GWS Investment Strategies, Explained

When it comes to choosing funds to invest your money, there are virtually infinite possibilities in the market. At GWS, our Investment Committee has meticulously whittled down our approach to just a handful of strategies that we find most effective for our clients.


Think of our investment strategies like a menu. As the client, you can order whatever you like. But, as a good server, we’re going to recommend specific strategies to you based on your preferences, lifestyle, goals, and financial plan. So, even though the pasta special is award-winning, a chicken and vegetable dish might be more aligned with your health goals and palate!


Ultimately, the decision is yours, but the onus is on us to educate you on what strategy likely aligns better with your goals and financial plan.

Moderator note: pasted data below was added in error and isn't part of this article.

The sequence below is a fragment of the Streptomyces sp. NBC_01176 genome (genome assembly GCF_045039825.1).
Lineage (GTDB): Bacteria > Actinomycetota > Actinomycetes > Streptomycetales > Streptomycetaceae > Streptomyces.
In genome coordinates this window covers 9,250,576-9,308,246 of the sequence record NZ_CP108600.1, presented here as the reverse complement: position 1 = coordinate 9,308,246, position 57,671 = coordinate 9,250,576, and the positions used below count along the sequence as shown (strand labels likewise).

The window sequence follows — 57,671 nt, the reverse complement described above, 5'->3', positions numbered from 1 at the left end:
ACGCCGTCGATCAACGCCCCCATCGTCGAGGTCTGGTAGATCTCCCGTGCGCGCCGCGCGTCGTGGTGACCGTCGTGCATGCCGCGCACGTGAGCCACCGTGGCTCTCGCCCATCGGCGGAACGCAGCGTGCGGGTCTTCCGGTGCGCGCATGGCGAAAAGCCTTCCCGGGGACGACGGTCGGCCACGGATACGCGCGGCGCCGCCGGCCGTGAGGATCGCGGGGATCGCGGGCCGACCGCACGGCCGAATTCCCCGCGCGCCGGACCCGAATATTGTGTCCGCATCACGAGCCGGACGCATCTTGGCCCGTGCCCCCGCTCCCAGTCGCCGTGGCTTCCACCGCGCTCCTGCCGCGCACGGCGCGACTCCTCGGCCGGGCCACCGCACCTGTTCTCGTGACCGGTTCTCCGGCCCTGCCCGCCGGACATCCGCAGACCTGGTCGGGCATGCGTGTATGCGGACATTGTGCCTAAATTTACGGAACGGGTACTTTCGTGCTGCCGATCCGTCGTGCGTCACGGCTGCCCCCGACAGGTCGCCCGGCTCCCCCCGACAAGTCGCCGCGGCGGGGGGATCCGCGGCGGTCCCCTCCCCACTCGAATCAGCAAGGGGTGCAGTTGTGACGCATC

High Risk, High Reward? The Role of Beta in the Market

Have you ever heard the phrase, “High risk, high reward?” That quip references beta or risk. Beta measures a portfolio’s volatility relative to its benchmark. A beta greater than one suggests the portfolio has historically been more volatile than its benchmark. Conversely, a beta less than one indicates the portfolio has historically been less volatile than its benchmark.


So, let’s say you have a beta of 2 or double the market. If the market goes up 10%, you go up 20%. 1 But if the market goes down 10%, you’ll also go down 20%. That’s where the idea of “high risk, high reward” comes from.


In general, the amount of risk you take should be correlated to the length of your time horizon or when you’ll need the money. For example, if you’re 30 years old and investing in your retirement, you have a long-time horizon and can take on more risk. On the other hand, if you’re 30 and investing money you’d like to use to purchase a home in the next five years, you have a short time horizon. Therefore, you would want to invest in a strategy that posed less risk.


Unpacking Investment Strategies

Read on for a description of our investment strategies and how to determine which is best for you. We are entirely agnostic to these strategies, meaning we don’t favor one over the other. For a deeper dive into each, feel free to reach out to me or any member of our investment committee.